The fact that Chavalit Thanachanan, a former Bank of Thailand governor who is broadly respected for his integrity, is the bank's chairman also adds credibility to the management.

Although there are 15 commercial banks, it is not easy for a foreign bank to snap one up. The four nationalised banks might not be good targets since their books are really messy despite the huge write-down in capital. Besides, they cannot be treated as going concerns.

Citibank NA, the American bank, has walked away from the First Bangkok City Bank deal. The major shareholders of Laem Thong Bank are not easy to work with. Union Bank of Bangkok, despite a recent rapprochement among the rival shareholders, still offers an uncertain outlook.

Thai Military Bank is too big and is controlled by military strongmen. Bank of Ayudhya will try to retain its conservative bent. Thai Farmers Bank will strive to maintain its independence. Bangkok Bank will look only for new passive shareholders, not a strategic partner.

Krung Thai Bank is government-owned. Siam Commercial Bank prefers to tie up loosely with Japanese banks.

Only Nakornthon Bank is another interesting target to a foreign strategic investor. Nakornthon will soon complete a package similar to the ABN AMRO-BOA deal.

In this sense, ABN AMRO has a very good deal, although it has to put a down payment of Bt7.5 billion for a 75 per cent stake. But this amount of money is peanuts to the Dutch bank, which has ample retained earnings and can raise money cheaply in the international financial markets. ABN AMRO is obliged to pay another sum in early 2000, depending on a complex pricing formula.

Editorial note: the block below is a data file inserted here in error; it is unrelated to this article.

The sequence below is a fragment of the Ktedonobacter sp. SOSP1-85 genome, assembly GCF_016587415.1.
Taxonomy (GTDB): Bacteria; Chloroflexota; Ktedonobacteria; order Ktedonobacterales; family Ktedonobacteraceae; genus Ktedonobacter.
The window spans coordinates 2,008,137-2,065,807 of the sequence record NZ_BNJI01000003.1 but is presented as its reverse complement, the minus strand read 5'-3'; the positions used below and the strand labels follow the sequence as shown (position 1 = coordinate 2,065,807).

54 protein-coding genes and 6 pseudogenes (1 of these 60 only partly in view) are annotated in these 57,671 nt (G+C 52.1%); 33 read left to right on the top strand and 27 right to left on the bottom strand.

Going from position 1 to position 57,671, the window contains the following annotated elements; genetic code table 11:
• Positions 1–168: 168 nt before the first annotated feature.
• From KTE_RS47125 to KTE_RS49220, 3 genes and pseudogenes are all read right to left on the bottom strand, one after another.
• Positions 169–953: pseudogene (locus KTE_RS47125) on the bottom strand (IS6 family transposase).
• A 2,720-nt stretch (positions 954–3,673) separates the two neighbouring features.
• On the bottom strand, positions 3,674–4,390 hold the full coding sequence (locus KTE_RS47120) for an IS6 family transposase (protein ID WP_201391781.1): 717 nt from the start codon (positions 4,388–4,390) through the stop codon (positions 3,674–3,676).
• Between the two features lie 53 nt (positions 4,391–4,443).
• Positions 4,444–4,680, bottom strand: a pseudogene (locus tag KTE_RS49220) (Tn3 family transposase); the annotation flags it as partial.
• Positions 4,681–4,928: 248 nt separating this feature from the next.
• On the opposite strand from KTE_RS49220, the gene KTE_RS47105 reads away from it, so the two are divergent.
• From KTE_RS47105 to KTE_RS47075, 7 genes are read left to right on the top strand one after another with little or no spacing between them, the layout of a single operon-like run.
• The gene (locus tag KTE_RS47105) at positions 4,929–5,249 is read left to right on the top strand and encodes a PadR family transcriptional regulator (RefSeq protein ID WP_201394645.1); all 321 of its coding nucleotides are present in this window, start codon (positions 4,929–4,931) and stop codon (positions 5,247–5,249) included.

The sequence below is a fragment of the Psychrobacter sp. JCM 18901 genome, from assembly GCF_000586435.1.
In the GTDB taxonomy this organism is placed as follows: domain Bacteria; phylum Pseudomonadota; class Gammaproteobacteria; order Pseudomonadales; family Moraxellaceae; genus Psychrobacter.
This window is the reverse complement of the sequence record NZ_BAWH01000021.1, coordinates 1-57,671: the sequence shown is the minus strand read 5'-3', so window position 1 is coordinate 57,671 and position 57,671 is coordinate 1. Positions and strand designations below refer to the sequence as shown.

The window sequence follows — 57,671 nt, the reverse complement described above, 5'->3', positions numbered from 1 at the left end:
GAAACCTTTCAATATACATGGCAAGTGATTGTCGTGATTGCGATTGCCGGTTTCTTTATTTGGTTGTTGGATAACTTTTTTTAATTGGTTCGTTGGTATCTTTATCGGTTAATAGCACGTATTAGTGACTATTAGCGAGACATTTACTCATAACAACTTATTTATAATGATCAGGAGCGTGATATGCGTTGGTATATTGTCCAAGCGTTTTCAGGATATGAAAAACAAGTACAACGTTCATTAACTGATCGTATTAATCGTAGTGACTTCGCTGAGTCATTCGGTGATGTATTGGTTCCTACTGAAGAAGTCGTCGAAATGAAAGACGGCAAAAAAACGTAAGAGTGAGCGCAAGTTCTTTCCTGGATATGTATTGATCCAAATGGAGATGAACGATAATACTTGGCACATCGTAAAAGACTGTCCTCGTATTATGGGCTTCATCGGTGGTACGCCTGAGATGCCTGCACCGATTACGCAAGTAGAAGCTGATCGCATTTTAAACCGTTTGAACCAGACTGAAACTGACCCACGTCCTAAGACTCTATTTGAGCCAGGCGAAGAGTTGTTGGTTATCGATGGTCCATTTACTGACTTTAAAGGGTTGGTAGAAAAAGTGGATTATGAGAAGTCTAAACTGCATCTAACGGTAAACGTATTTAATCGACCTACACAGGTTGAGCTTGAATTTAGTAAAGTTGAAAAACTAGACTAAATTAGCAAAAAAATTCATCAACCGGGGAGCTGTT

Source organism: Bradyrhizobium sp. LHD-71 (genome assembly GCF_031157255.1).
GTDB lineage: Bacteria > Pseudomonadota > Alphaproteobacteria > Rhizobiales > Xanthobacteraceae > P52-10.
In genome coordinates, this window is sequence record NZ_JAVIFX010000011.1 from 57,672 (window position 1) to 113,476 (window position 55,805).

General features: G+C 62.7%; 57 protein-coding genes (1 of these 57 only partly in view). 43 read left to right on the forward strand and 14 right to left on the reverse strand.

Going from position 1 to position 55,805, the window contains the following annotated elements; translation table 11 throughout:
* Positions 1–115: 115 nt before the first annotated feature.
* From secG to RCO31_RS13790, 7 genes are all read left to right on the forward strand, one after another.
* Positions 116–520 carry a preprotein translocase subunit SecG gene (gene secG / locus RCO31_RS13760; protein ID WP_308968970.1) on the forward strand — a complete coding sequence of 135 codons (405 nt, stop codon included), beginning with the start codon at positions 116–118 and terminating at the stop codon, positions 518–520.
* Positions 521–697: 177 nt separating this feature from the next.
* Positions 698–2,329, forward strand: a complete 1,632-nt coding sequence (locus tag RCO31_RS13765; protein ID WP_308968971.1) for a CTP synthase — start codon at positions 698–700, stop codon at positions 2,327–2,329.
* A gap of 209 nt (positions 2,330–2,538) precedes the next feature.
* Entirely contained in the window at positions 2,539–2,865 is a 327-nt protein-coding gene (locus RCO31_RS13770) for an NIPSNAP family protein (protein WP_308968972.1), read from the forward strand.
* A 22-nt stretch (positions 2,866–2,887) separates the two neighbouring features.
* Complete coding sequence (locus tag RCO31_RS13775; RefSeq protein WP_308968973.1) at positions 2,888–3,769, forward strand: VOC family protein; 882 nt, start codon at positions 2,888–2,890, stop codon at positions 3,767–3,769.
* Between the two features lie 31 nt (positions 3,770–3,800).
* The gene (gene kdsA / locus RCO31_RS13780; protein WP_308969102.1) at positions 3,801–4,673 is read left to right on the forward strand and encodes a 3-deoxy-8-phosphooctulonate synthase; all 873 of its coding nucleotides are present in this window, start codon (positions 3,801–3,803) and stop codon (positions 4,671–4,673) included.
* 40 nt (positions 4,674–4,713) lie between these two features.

At least Nongluck can rest assured that her bank is saved with a fresh capital of Bt7.5 billion, which will send BOA's capital adequacy ratio to 14 per cent -- higher than the impending standard of 12 per cent.

ABN AMRO has promised not to change the name of the Thai franchise. Its branch operation will continue to concentrate on wholesale banking, while it will seek to benefit from BOA's retail banking and middle market. That is why the Dutch bank will retain the professional management. Chulakorn will continue to be president, with Chavalit as chairman.

In two or three years, after the financial crisis is over, BOA may be a stronger bank, with a larger market share. By that time, Nongluck may be able to look back again at last week's decision as one that started a radical change in the course of the Thai banking system.

Despite the dilution effect, Nongluck still retains more than 200 million shares in BOA. She can still cash in handsomely, if BOA's share price rises from the present Bt20 to Bt100 in a few years.

Certainly, the ABN AMRO takeover of BOA is not Nongluck's endgame.

BY VATCHARA CHAROONSANTIKUL and

THANONG KHANTHONG